PETALING JAYA: In its recent annual assembly, PAS said it wants to convince non-Muslims that the Islamist party can take care of their interests, but a decision on an iconic market and food court in Terengganu challenges that narrative.
Residents of Kampung Cina, a historic enclave in Kuala Terengganu, the capital of PAS-ruled Terengganu, were upset that traders and hawkers of the Kampung Tiong market and food court were being evicted.
The Kuala Terengganu City Council (MBKT), which owned the site of the market-food court, had decided to take back the land to develop a residential and commercial centre, said Dr Monna Ong, who was an advisor to the market's hawkers.
Traders told The Star that they had been given orders to vacate the venue in October and had until the end of this month to comply.
"The market-food court has been a popular community hub and meeting point for the past 40 years. Everyone comes here to hang out especially during the weekends," said Ng, a resident, to The Star.
"Its the only one of its kind for the Chinese community in Kuala Terengganu. It serves food and goods catering to us and and it is being torn down," said the 56-year-old, his voice rising when describing how he felt about local council's decision.
"They're not building a new site for us here either and all the traders and cooks are being moved away to different places."
Former Kuala Terengganu MP Datuk Raja Kamarul Bahrin Shah Raja Ahmad, who was also assisting the merchants, said the decision showed that PAS and its leaders did not care for the feelings of non-Muslims in the states the Islamist party rules.
"This is the only Chinese market in town and it is near a historic well that is 200 years old which is sacred to the community," said Kamarul Barhin, who was MP from 2013 to 2018.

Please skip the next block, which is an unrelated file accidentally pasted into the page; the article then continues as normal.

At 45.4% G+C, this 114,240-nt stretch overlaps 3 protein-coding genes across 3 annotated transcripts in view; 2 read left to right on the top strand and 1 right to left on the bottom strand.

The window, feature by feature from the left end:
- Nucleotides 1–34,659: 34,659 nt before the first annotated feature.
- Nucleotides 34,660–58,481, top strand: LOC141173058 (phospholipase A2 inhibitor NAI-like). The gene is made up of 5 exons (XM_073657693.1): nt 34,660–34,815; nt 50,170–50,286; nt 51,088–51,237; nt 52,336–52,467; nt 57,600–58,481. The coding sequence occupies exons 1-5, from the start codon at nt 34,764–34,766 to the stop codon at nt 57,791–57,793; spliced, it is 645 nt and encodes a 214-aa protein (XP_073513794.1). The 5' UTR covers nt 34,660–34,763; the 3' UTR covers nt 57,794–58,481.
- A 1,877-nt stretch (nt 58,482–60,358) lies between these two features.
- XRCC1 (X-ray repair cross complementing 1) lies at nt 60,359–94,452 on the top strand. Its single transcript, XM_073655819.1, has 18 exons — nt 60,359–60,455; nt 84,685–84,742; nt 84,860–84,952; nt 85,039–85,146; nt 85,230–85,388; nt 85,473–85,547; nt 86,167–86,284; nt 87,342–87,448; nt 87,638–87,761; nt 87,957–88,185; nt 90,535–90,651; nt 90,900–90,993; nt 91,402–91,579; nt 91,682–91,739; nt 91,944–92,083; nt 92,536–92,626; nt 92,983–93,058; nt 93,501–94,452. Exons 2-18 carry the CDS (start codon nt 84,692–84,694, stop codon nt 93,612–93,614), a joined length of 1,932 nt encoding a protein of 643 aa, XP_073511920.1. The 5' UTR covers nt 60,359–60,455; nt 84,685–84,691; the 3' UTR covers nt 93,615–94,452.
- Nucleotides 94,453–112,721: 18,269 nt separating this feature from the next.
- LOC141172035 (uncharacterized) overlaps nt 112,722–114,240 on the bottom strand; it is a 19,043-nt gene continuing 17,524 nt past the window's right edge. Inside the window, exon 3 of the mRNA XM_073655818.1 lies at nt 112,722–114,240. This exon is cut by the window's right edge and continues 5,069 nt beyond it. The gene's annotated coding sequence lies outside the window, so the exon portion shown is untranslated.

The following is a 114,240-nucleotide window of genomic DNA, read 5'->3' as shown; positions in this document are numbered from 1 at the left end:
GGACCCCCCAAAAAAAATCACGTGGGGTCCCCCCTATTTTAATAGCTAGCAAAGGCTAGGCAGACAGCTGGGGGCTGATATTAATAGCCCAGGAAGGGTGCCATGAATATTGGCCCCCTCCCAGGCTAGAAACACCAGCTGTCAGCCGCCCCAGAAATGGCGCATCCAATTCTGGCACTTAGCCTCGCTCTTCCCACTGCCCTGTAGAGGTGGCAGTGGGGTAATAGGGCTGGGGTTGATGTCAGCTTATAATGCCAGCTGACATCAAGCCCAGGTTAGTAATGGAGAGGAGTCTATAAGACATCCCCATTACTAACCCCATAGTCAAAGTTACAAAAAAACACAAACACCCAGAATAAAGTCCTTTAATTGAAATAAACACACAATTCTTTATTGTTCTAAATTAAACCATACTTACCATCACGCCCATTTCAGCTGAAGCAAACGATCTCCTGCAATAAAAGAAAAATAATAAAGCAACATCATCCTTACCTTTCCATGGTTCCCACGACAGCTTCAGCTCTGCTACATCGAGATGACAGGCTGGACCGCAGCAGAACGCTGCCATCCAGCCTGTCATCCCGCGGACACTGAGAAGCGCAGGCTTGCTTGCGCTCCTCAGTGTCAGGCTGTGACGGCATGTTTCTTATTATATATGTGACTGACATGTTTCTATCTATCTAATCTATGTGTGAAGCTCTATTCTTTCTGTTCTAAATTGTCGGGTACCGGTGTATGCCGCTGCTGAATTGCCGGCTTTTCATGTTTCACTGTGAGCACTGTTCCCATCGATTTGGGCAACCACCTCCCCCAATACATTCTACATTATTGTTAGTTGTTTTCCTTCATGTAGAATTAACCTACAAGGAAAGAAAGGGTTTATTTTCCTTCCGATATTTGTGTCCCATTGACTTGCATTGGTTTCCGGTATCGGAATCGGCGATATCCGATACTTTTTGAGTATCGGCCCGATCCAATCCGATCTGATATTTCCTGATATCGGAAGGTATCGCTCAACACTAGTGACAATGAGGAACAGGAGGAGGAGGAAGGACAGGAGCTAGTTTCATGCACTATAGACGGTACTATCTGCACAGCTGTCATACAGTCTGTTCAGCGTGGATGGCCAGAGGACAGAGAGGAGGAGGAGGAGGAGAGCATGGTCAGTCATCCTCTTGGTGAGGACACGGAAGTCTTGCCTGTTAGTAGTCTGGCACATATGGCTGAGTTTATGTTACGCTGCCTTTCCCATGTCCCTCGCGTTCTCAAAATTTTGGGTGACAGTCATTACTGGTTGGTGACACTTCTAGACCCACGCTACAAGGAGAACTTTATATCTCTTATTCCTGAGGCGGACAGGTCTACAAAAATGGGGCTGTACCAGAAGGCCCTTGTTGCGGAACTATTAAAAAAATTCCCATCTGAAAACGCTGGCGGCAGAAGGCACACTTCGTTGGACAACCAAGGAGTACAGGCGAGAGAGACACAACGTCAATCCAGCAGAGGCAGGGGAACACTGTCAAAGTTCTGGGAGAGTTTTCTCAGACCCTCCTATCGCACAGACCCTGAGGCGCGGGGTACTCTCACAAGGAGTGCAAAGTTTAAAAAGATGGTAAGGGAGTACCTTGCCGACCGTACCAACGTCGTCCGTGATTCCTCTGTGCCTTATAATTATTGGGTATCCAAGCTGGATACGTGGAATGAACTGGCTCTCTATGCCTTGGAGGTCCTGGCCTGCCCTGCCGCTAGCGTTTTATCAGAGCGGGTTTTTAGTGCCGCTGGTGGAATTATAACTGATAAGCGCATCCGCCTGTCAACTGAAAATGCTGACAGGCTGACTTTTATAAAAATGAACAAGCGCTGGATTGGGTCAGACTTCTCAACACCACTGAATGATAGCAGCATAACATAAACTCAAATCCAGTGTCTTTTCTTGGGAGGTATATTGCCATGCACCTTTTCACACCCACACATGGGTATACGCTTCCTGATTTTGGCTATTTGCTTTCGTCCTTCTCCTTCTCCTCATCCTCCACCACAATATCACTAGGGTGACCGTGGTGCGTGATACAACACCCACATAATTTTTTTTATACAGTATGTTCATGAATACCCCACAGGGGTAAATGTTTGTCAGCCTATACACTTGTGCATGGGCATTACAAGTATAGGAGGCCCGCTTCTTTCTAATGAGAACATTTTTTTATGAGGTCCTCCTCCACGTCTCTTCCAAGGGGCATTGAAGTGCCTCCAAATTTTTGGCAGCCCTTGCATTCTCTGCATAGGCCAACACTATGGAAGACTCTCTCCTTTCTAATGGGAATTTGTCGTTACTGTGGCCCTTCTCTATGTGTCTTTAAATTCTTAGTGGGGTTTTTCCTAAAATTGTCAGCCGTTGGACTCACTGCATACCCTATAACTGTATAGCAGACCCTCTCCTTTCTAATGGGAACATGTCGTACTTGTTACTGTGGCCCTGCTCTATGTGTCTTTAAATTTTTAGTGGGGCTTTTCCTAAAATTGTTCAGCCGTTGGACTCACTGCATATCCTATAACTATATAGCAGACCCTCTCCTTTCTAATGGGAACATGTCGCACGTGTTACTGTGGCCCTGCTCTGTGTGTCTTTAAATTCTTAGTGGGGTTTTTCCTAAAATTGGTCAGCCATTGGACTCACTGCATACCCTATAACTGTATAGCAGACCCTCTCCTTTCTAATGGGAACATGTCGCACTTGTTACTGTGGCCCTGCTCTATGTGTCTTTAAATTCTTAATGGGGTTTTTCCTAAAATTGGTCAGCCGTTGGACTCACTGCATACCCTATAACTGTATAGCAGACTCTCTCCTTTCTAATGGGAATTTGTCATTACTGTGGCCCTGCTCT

"PAS says it wants to win over non-Muslims but it is not walking the talk. They feel like they can do whatever they want to the minorities in their states," Raja Kamarul said when contacted.
According to Ng and other merchants, the Kampung Tiong market-food court had been around for close to 40 years and had about 100 businesses.
Half of these are food stalls while the rest sold goods.
The morning market stalls would feature a variety of daily groceries such as vegetables, noodles and fruits as well as clothes, wallets, belts, stationery and prayer items.
The majority of the food hawkers offered Chinese staples such as fried noodles, chicken rice, biscuits and buns but there were also a few stalls run by Muslims that sold satay, kuih and nasi kerabu.
"When they were told to move, even the Muslim stall owners wanted to follow their Chinese neighbours because they had already built a loyal customer base among the Chinese patrons," said another merchant named Tan.
"But everyone was eventually separated and given stalls at different food courts across the city such as the main bus terminal and Batu Burok beach," said Tan.
(Merchants interviewed by The Star refused to give their full names for fear of reprisals since they depend on the local authorities for their licences).
"The heavy monsoon rains have started and its really hard for us to find a place to temporarily store our stock and equipment," said Tan.
Ong, who is also Terengganu MCA chairperson, said extensive discussion have been made with policy makers in MBKT to secure an alternative site for the market.
"We have explored various options, including seeking private land and even writing a letter to the Mentri Besar to request for an extension so that the hawkers can find a strategic location in China Town".
On Monday (Nov 27), traders had received news that they would be relocated to a new site, near the KT waterfront, which was also owned by MBKT, said Ong.
"However, this new location is outside China town and the villagers are concerned about the uncertainty of the crowds and sales at this unfamiliar place," she said.
"As the advisor, I am appealing to the state government to pay attention to the 50 families who rely on their livelihood as hawkers, especially during this monsoon season.
"I urge the government to show mercy and demonstrate greater consideration. I hope that the state can set aside political interests and prioritize the well-being of the people".